We have been criminalizing mental illness.

An often overlooked component of CIT is that while it includes training, it is actually a community program. When the model is appropriately followed, a local CIT program includes a task force of community leaders including criminal justice representatives, mental health and addiction providers, EMT and crisis resources, peer support, and other community advocates such as NAMI. In addition to learning about existing systems and resources, the identification of gaps in resources other than jail or hospital for those in crisis on weekends or after hours can lead to the establishment of new community programs and services. This has happened Tennessee with additional services such as new walk in centers or intensive case management.

Should The Police Always Be First responders?

Advocates for Co-Response models correctly point out that police may not be the best to be the first response for a crisis.

Police may not have the skills or ability to invest the time needed to diffuse and resolve a crisis. Police may not even view this as a legitimate part of their job. Officers may have minimal mental health training, even with CIT. Others add that encountering a uniformed officer may be triggering to the person in crisis and escalate the situation.

The experience with Cahoots shows that sending mental health workers to be first on the scene can be done safely and effectively. Not all mental health crises represent imminent threat to responders or anyone else.

Two challenges to a Co-Response model are triage and costs. Can calls be effectively screened to determine the level of threat? Or if a response team goes into the community to assess a person in crisis, can law enforcement, if needed, be called to the scene quickly?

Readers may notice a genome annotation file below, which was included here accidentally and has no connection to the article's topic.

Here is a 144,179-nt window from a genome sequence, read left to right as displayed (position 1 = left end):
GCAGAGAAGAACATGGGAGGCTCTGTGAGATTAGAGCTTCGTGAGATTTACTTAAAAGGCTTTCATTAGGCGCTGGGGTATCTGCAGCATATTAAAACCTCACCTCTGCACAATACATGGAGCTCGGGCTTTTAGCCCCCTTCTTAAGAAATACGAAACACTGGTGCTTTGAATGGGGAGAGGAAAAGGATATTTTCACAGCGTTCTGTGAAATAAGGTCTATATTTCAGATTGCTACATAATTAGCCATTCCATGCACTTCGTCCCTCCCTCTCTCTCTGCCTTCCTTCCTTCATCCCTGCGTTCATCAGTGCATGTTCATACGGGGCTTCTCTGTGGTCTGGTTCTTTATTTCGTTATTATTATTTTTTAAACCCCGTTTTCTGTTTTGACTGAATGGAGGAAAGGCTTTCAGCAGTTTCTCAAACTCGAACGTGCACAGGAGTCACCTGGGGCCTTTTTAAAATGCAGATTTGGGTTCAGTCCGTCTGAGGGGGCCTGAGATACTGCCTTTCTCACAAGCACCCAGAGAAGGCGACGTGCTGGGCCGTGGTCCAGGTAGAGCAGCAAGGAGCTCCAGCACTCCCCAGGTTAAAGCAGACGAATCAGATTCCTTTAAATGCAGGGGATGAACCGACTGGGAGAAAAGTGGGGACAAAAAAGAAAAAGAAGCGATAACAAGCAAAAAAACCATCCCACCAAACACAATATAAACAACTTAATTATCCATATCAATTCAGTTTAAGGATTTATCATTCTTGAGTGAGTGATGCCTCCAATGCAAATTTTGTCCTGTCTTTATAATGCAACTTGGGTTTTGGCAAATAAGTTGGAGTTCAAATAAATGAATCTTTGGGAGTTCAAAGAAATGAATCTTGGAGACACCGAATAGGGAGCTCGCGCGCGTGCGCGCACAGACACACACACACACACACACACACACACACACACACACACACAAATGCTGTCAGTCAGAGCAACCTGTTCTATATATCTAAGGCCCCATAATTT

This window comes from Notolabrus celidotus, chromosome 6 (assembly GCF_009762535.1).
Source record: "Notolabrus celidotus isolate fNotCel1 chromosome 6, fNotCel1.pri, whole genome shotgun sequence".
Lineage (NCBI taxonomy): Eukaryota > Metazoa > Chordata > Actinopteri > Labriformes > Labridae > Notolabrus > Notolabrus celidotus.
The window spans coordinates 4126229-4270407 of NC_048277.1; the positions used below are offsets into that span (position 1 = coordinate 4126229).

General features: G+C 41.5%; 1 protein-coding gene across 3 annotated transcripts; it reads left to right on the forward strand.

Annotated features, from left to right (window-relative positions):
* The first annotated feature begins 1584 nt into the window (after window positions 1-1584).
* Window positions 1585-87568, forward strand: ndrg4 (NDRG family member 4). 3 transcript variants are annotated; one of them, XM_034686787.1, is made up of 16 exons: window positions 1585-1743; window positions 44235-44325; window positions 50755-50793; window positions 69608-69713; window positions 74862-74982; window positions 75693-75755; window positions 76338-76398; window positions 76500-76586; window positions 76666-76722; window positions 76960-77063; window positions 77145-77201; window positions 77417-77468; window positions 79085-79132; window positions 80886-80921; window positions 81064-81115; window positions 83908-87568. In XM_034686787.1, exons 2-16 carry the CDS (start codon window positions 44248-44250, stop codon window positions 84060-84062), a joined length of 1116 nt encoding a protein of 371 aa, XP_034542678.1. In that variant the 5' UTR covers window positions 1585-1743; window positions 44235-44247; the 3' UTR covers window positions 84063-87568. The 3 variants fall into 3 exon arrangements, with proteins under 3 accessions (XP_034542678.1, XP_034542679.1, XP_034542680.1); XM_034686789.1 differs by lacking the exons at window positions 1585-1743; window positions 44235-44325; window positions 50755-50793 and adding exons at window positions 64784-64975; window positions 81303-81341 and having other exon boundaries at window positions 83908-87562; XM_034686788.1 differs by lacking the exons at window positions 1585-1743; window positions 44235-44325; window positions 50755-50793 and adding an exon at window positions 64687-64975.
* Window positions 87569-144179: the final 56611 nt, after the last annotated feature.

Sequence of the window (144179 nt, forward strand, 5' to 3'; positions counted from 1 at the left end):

The bigger challenge is the cost of the Co-Response model. To have 24 hour coverage that can respond to any and all calls in a rural or large urban area may be prohibitively expensive. A team that is busy with one case can not quickly respond to another.

Why We Need Both Co-Response & CIT

Even if we have an abundance of Co-Response resources in a community, CIT for some officers and mental health and addiction training is necessary for all. All law enforcement mental health encounters do not begin with a call to 911 and dispatchers also need targeted training like CIT. Law enforcement personnel will encounter persons in a mental health crisis without knowing in advance that they are occurring such as when responding to an auto accident, a domestic violence situation, or disturbance of the peace.

We need to learn how to provide appropriate triage and expand our non-law enforcement capacity to respond to crises in the field and not just at an ER, jail, or walk in mental health center. We are already moving quickly in this direction as the nation builds out response models for the new 9-8-8 system which likely will receive a wide range of calls in addition to suicide prevention.

CIT and Co-Response models both need expanded research as well as the development of standards.

While any program can call itself “CIT,” is that enough to make it so?

Recent articles criticizing CIT may have methodological flaws that decrease support for essentials programs. According to Amy Watson, CIT Researcher: